Tensions are often high between Israel and Palestinians living in East Jerusalem, Gaza and the West Bank. 

Gaza is ruled by a Palestinian militant group called Hamas, which has fought Israel many times. Israel and Egypt tightly control Gaza’s borders to stop weapons getting to Hamas. 

Palestinians in Gaza and the West Bank say they’re suffering because of Israeli actions and restrictions. Israel say it is only acting to protect itself from Palestinian violence.

Things have escalated since the start of the holy Muslim month of Ramadan in mid-April 2021, with nightly clashes between police and Palestinians. 

The threatened eviction of some Palestinian families in East Jerusalem has also caused rising anger.

Tear gas is fired at protestors during clashes with Israeli forces near the border between the Gaza strip and Israel
Tear gas is fired at protestors during clashes with Israeli forces near the border between the Gaza strip and Israel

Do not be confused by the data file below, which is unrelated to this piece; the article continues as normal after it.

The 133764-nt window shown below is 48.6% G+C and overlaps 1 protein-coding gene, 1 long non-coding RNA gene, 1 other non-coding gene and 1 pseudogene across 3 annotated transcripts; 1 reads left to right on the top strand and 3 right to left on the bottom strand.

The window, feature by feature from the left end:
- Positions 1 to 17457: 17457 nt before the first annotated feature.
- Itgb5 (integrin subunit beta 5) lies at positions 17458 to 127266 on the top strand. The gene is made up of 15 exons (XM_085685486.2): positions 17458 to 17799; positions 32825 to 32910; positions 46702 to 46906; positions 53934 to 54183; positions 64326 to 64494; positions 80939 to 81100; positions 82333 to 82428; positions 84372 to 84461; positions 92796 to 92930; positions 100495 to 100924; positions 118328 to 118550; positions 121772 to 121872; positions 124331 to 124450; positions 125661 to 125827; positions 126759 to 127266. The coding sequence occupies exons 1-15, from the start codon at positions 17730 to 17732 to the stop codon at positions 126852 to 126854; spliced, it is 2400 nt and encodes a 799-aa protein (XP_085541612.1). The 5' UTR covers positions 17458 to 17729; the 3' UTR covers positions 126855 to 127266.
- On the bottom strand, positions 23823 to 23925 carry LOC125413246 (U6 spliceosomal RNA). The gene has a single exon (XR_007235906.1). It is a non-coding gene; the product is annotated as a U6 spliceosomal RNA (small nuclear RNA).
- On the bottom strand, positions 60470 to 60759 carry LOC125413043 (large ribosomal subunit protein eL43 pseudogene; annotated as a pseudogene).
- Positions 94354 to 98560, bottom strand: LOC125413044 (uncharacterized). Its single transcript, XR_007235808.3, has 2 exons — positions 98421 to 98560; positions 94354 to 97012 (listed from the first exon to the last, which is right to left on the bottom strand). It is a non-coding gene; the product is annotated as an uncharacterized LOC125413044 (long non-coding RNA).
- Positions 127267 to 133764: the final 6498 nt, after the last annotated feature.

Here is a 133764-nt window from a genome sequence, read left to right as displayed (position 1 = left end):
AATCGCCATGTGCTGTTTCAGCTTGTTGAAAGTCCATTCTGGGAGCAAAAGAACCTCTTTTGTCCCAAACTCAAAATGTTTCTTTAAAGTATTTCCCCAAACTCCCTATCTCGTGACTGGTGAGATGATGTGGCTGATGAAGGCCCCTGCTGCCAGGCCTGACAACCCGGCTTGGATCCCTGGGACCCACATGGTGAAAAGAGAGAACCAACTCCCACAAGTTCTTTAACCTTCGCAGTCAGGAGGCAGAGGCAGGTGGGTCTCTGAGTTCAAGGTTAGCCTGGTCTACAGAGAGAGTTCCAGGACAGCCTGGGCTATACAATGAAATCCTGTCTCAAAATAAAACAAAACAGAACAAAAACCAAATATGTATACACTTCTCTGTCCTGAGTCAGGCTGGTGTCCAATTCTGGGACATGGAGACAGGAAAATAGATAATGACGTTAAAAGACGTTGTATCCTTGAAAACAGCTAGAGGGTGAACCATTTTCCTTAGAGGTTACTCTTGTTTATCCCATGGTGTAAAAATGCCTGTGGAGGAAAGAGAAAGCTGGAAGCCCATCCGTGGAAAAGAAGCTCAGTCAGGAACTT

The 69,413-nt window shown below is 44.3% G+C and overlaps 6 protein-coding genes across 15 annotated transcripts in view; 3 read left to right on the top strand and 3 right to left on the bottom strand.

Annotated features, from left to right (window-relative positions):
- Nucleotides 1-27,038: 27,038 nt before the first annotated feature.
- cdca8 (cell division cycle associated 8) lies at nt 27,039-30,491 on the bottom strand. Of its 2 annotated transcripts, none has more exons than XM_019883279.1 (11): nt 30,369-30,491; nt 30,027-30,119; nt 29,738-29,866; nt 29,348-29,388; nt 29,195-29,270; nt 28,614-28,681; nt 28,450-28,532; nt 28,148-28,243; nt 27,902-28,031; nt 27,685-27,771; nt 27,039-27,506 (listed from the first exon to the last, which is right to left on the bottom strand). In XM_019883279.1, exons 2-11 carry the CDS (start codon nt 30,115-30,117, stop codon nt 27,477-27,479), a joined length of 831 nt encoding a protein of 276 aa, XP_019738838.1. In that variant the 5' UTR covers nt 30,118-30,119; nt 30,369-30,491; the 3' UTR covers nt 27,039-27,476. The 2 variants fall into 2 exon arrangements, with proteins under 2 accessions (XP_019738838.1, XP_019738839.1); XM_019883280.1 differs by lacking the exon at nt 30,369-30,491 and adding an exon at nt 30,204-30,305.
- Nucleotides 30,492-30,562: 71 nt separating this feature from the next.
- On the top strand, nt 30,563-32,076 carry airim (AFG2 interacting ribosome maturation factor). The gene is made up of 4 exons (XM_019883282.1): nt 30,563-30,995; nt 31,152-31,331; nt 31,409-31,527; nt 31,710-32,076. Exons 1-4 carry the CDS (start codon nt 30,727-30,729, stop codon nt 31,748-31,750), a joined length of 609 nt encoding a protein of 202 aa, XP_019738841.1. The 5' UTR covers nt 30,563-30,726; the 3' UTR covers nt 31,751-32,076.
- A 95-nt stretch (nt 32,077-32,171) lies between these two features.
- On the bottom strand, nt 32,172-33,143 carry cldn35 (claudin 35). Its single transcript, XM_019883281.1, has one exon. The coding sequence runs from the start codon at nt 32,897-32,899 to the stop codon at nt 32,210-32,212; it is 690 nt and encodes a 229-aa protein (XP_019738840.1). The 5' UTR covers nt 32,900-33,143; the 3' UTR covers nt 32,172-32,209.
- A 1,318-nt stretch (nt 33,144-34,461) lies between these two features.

What are the main problems?

There are a number of issues which Israel and the Palestinians cannot agree on. 

These include what should happen to Palestinian refugees, whether Jewish settlements in the occupied West Bank should stay or be removed, whether the two sides should share Jerusalem, and – perhaps most tricky of all – whether a Palestinian state should be created alongside Israel. 

Peace talks have been taking place on and off for more than 25 years, but so far have not solved the conflict.

What does the future hold?

In short, the situation isn’t going to be sorted out any time soon.

The most recent peace plan, prepared by the United States, when Donald Trump was President – called “the deal of the century” by Israeli PM Benjamin Netanyahu – has been dismissed by the Palestinians as one-sided and never got off the ground.

Any future peace deal will need both sides to agree to resolve complex issues.

Until that happens, the conflict will go on.

Read the original article on BBC News